Winners And Losers From The NBC Democratic Debate (Night 1)

Elizabeth Warren shined while many candidates didn’t stand out. Here are the winners and losers from night one of the Democratic debate.

Winners and Losers From The Democratic Debate

Democratic Debate Winners

1).Elizabeth Warren – Warren came out strong during the debate, and the big question was could she translate her policy plans to 60-second answers. Sen. Warren showed with the first question of the debate that it wouldn’t be a problem. Warren was strong, and it is clear why she has become the favorite of the left in this race. Sen. Warren had a great night and cemented herself as a top tier candidate.

Watch Sen. Warren:

2). Julian Castro – Castro was strong and the leader on the debate stage during the segment on immigration. Castro had the line of the night when he said the drowning of a migrant and his 23-month-old daughter on the border should “piss us all off.” This might not help Castro in the polls, but it did give him a soundbite moment that will be played all over cable news and give him more attention.

Watch Castro:

3). Cory Booker – Sen. Booker reminded everyone of why he was once considered a top tier future Democratic candidate. Booker had passion when he talked about gun violence and health care. Booker’s biggest problem remains how to stand out in such a crowded field. Booker didn’t own the stage, but viewers knew he was there. The debate was a positive step for his campaign.

Watch Booker:

4). Democrats stood together –
It was clear that the candidates mostly passed up opportunities to attack each other. Instead, they were focused on talking about policies and beating Donald Trump. The Democrats didn’t come to the stage with a Hunger Games mentality. They were working together on the stage, and at times it sounded like they were making a unified pitch to defeat Donald Trump.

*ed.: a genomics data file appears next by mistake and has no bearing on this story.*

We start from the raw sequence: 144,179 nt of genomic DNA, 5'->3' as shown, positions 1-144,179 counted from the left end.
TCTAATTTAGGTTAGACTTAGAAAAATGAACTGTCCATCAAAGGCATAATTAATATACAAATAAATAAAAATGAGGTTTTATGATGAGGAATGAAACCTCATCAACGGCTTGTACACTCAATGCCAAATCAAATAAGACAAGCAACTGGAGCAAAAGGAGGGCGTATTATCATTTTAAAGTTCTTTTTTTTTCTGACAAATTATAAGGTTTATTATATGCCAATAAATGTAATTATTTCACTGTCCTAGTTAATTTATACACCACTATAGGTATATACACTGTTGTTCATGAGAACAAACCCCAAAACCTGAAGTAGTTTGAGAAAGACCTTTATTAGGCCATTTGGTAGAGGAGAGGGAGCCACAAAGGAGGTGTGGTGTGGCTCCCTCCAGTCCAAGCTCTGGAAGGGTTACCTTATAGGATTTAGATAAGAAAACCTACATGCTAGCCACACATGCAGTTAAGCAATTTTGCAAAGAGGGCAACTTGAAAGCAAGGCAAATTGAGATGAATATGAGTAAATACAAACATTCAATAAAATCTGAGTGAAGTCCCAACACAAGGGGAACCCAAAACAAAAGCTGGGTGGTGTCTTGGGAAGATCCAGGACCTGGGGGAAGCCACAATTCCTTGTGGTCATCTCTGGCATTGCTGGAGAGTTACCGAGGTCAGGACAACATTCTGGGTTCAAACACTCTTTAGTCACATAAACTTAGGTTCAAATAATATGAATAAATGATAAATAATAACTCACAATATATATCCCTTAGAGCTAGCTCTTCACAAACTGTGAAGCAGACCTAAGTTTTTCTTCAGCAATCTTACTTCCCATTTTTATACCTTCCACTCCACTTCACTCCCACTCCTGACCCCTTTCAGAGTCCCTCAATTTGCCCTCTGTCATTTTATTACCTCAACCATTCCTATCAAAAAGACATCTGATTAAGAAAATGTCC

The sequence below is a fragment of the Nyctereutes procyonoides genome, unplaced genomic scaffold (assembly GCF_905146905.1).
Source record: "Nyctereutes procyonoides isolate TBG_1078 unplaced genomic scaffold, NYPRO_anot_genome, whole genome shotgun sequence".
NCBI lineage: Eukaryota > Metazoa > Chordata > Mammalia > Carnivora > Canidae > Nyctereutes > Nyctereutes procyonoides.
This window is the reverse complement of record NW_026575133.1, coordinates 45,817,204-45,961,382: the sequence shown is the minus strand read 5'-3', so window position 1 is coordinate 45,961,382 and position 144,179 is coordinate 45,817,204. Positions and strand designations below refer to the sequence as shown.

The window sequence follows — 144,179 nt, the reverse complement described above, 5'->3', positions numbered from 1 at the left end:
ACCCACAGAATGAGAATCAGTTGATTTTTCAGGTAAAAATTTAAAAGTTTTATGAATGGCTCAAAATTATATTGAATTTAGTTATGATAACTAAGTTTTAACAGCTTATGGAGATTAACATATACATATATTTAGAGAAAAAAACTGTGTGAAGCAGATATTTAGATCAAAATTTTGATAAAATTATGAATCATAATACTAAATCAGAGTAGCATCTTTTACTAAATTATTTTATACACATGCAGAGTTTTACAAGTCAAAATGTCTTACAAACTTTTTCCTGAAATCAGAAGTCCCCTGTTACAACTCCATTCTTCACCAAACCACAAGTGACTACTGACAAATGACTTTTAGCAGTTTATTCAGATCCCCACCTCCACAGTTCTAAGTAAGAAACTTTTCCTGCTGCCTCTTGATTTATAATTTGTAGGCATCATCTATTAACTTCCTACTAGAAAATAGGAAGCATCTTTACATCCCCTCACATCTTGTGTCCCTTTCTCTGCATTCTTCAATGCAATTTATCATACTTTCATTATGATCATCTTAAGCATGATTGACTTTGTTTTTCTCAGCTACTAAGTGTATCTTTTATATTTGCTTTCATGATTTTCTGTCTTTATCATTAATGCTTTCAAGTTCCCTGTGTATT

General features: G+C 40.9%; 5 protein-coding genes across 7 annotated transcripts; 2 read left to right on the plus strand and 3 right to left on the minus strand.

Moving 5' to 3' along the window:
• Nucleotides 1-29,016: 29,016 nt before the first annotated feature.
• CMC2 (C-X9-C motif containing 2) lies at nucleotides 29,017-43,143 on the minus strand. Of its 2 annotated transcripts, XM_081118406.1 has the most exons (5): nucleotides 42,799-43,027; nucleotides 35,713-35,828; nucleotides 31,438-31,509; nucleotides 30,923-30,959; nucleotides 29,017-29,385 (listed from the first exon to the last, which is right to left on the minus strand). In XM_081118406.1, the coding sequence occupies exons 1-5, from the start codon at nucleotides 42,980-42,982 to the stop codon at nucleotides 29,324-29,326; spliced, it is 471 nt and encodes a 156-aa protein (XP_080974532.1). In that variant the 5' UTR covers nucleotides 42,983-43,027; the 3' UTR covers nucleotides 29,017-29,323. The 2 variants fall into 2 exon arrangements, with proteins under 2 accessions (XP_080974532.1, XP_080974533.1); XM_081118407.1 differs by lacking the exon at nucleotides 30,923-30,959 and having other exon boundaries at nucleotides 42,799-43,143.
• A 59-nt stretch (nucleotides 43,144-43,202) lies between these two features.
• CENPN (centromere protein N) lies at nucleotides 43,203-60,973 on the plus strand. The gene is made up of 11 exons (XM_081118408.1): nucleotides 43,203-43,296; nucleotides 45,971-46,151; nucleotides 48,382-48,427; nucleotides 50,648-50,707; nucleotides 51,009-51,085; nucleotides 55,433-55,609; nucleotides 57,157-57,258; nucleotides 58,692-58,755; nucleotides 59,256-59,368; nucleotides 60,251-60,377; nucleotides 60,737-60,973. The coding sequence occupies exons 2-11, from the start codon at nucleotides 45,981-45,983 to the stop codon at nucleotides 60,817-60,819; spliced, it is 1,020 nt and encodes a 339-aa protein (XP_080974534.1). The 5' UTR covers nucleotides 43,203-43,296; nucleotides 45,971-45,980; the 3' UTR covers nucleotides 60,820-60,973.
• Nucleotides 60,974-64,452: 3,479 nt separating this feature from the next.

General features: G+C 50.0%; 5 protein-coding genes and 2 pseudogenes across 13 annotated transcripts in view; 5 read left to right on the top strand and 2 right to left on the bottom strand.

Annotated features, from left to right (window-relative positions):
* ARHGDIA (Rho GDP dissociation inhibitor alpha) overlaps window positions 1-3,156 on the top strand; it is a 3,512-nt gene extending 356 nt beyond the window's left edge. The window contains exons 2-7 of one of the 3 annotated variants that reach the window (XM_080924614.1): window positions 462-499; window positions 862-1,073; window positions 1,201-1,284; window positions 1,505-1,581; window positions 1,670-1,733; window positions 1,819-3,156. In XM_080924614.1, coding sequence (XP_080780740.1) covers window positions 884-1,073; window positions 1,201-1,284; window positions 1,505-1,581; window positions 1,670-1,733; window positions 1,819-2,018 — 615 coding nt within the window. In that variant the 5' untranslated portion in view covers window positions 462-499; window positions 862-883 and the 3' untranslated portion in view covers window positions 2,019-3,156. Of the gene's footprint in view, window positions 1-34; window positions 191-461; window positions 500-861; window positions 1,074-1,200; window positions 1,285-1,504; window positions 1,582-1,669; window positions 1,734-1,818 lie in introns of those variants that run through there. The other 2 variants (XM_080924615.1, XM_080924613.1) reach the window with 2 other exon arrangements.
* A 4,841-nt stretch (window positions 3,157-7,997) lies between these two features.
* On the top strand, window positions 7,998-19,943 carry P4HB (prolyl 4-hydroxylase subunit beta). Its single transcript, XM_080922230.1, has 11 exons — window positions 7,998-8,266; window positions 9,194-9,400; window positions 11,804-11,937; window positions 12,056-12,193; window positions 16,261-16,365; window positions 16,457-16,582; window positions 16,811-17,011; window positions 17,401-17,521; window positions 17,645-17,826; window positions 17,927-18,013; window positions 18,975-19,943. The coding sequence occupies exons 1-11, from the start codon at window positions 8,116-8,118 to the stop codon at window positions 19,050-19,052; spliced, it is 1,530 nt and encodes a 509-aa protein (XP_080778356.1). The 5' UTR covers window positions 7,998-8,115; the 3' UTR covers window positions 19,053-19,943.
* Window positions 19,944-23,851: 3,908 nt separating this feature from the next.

Democratic Debate Losers

1). Beto O’Rourke –
The criticism of Beto O’Rourke has been that he is short on policy. O’Rourke got into a heated dispute with Castro on immigration. Former Rep. O’Rourke needed to stand out and revive his campaign, but all of his weaknesses were on display, as the same magic that worked during his Texas Senate run isn’t working nationally.

2). John Delaney – Delaney didn’t get much time on the debate stage and didn’t do a lot with what he had. Delany was one of the many candidates who were invisible and wasn’t able to stand out.

3). Tulsi Gabbard – The one thing that the early primary debates can accomplish is that they can reinforce the pecking order of the polling. Gabbard has struggled to gain traction in a field with stronger progressives, and like many of the other candidates, she got little camera time and didn’t give viewers any reason to support her campaign.

The Gabbard campaign complained about their lack of airtime:

4). Bill de Blasio – de Blasio is trying to run as a working person populist, but it sounds hollow and thin. There is no reason for de Blasio to be running for president, and that was very clear during this debate.

5). Tim Ryan – Ryan had one question in the first 90 minutes of the debate. Ryan got so little time that he used his second question to talk about how Democrats need to connect with working-class Democrats. Ryan called Democrats coastal and elitist by perception and said that Democrats needed to become a blue-collar party, which went over like a lead balloon.

6). Jay Inslee – Inslee is an essentially a single issue candidate, and when during the second hour of the debate, he finally got a climate change question, he didn’t hit it out of the ballpark. Inslee has elevated the climate change issue in the primary, but climate change isn’t enough to make him a top tier Democrat.

7). Amy Klobuchar – Sen. Klobuchar lacks the force of personality to be a magnetic candidate, and she sounds like a senator when communicating with voters. Almost every open primary has a candidate that that sounds too inside the Beltway. Klobuchar’s performance was flat and showed why she is a lower tier candidate.

For more discussion about this story join our Rachel Maddow and MSNBC group.

Follow Jason Easley on Facebook